More than a couple years ago, I took over the job of making these little eye-openers, as Janetʼs employment required her commuting an hour a day, and she enjoys (word choice?) working out at the Dubuque Y, adding another sixty to ninety minutes of absence from the homefront. And about the time I took over, we had also begun increasing the quantity we produced at a time. Nowadays, I only need to cook these babies about three times a year (and we eat two apiece for breakfast the five working days each week).

So on Monday I got started chopping and dicing, having purchased the necessary ingredients late last week (say, Wednesday or Thursday) and then not having found the time to get to work any sooner. We actually ran out of the last batch this morning, so today (this afternoon and evening), around work, I will be plopping the mixture into muffin tins and baking up twenty-four at a time (which is every twenty-two minutes). The process will probably continue tomorrow.

—Exciting little blog post, isnʼt this?

Ours actually look like this usually, when fresh.

The recipe is quite simple (even as we have expanded upon the original). You need:

  • bell pepper(s) chopped up small (preferably red, orange or yellow — not green, at least in our household),
  • an onion diced small as well,
  • shredded cheese (either fat-free, which doesnʼt really melt, or the half-and-half stuff we used to be able to buy in Maquoketa but not for years — so I mix fat-free and regular shredded cheddar); the quantity is up to your tastes,
  • several boxes (supposedly four to each pepper/onion) of chopped spinach, squeezed and dry as more-than-humanly possible and then separated once again into tiny strands, and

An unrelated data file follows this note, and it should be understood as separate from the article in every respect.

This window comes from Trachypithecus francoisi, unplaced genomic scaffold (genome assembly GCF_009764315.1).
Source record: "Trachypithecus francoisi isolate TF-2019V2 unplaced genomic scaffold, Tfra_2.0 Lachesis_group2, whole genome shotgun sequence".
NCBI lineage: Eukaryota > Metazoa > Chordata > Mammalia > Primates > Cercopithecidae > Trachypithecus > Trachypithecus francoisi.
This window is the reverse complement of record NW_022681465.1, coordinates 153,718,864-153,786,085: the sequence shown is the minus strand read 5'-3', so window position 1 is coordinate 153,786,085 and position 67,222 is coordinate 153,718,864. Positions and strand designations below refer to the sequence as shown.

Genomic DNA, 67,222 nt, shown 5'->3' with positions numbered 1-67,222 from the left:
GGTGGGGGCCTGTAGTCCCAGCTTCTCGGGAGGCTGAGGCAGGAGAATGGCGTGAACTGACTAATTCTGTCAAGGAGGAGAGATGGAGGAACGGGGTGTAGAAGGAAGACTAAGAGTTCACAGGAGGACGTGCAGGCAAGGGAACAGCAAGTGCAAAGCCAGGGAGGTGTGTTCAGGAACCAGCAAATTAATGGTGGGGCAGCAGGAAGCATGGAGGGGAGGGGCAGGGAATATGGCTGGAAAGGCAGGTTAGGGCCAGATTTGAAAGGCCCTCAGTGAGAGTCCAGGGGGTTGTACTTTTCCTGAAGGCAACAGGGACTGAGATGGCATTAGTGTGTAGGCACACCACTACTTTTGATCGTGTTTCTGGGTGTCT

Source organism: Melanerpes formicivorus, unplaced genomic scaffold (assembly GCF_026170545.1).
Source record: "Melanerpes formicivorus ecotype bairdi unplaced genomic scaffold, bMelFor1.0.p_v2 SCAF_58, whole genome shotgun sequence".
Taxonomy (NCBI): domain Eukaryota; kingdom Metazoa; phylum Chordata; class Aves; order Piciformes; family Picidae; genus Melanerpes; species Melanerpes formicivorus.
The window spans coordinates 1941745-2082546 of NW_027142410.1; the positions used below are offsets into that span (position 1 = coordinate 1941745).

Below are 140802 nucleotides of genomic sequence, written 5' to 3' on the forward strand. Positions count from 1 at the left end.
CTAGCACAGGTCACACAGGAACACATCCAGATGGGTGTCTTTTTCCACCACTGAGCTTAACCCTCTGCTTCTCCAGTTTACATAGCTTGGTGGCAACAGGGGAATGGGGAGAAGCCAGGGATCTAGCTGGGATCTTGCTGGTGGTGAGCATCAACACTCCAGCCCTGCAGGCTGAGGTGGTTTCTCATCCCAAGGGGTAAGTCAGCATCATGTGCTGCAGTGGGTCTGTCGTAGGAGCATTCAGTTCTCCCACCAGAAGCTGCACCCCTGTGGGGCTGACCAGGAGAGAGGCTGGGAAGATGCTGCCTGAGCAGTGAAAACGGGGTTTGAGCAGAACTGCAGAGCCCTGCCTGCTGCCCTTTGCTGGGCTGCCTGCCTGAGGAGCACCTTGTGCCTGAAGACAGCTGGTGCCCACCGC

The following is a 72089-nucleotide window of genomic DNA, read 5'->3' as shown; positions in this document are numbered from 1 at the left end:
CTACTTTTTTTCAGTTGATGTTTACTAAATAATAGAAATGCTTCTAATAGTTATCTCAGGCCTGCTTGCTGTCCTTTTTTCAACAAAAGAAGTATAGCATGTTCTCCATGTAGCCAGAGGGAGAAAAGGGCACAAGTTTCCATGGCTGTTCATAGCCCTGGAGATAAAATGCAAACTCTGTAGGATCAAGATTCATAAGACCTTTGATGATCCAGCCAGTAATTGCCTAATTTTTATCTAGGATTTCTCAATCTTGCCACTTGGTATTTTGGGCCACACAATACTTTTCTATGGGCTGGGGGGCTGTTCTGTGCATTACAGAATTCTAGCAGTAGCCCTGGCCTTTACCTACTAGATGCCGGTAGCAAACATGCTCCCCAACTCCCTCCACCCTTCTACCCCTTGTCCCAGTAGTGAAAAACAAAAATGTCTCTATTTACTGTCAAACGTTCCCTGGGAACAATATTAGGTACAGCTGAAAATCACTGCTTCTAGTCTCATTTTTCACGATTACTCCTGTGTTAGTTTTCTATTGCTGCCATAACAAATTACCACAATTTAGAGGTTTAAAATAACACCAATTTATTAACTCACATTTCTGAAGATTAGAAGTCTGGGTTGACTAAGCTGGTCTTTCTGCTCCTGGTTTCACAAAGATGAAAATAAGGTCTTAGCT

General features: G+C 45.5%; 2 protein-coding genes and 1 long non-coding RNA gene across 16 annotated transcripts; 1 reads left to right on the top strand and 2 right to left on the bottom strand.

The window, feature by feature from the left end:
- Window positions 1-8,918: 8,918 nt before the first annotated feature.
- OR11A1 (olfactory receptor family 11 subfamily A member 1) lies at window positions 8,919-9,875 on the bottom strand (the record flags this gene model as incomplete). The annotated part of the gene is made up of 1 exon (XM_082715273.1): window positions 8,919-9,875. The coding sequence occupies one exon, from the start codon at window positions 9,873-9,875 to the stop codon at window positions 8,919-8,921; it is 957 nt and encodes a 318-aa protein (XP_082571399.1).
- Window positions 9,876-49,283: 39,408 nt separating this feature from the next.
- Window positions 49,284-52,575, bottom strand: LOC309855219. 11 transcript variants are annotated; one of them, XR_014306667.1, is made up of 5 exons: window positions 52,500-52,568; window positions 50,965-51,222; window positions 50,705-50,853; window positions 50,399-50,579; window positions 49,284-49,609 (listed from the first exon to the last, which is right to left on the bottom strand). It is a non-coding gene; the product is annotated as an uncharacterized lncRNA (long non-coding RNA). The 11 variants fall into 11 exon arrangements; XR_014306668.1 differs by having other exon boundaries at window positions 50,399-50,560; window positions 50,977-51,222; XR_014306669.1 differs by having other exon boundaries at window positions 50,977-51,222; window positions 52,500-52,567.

• eggoid (which is our name for the egg substitute which comes in little cartons), one container for each box of spinach (thus four for the basic recipe).

To that (the basic recipe) we have added:

  • shredded carrot (part of a bag, and you really need to chop at those giant shreds the carrot companies shred carrots into) and
  • chopped up button mushrooms (fresh would be nice, but we usually chop at the sliced and diced ones from the can.
  • Whatever else you think would go well into this quiche-let (we havenʼt added to the basics further than the above items). That broccoli in the picture above looks tasty…

Ziploc makes these. We use the flat square ones.

Mix it all up in a huge bowl or two (or three). Depending on how vast a quantity you are attempting to create.

Put aluminum muffin cups in your muffin pan and spray each lightly with nonstick cooking spray (lightly!).

Carefully place about a quarter of a cup of the eggoid/spinach/et cetera mixture into each cup and cook in a preheated oven at 350˚ for about twenty-two minutes.

Remove, replace the aluminum muffin tins with new ones, spray, load with mixture, and repeat. As the finished batch has cooled (usually about seven minutes later) remove the quiche-let from each cup to store in a plastic container for freezing.